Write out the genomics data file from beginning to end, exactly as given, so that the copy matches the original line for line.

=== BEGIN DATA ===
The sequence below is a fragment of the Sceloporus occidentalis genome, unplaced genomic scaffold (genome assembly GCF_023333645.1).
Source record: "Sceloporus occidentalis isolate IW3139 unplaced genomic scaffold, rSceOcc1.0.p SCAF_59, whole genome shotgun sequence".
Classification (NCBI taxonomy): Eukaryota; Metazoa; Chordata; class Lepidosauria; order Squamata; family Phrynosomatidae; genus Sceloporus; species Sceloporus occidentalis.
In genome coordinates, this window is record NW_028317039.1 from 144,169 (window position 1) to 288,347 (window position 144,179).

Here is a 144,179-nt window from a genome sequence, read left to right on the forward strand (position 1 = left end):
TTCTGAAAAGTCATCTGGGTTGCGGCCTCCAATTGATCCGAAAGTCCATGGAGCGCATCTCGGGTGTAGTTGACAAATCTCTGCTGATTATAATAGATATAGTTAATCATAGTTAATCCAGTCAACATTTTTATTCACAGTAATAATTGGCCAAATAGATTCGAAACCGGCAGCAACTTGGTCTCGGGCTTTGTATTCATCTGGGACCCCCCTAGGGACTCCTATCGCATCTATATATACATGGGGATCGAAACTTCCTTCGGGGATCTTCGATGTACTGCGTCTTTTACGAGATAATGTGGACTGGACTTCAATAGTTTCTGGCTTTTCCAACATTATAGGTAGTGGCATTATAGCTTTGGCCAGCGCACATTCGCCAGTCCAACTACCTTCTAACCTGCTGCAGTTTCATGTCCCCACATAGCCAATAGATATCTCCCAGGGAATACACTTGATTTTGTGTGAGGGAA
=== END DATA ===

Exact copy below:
The sequence below is a fragment of the Sceloporus occidentalis genome, unplaced genomic scaffold (genome assembly GCF_023333645.1).
Source record: "Sceloporus occidentalis isolate IW3139 unplaced genomic scaffold, rSceOcc1.0.p SCAF_59, whole genome shotgun sequence".
Classification (NCBI taxonomy): Eukaryota; Metazoa; Chordata; class Lepidosauria; order Squamata; family Phrynosomatidae; genus Sceloporus; species Sceloporus occidentalis.
In genome coordinates, this window is record NW_028317039.1 from 144,169 (window position 1) to 288,347 (window position 144,179).

Here is a 144,179-nt window from a genome sequence, read left to right on the forward strand (position 1 = left end):
TTCTGAAAAGTCATCTGGGTTGCGGCCTCCAATTGATCCGAAAGTCCATGGAGCGCATCTCGGGTGTAGTTGACAAATCTCTGCTGATTATAATAGATATAGTTAATCATAGTTAATCCAGTCAACATTTTTATTCACAGTAATAATTGGCCAAATAGATTCGAAACCGGCAGCAACTTGGTCTCGGGCTTTGTATTCATCTGGGACCCCCCTAGGGACTCCTATCGCATCTATATATACATGGGGATCGAAACTTCCTTCGGGGATCTTCGATGTACTGCGTCTTTTACGAGATAATGTGGACTGGACTTCAATAGTTTCTGGCTTTTCCAACATTATAGGTAGTGGCATTATAGCTTTGGCCAGCGCACATTCGCCAGTCCAACTACCTTCTAACCTGCTGCAGTTTCATGTCCCCACATAGCCAATAGATATCTCCCAGGGAATACACTTGATTTTGTGTGAGGGAA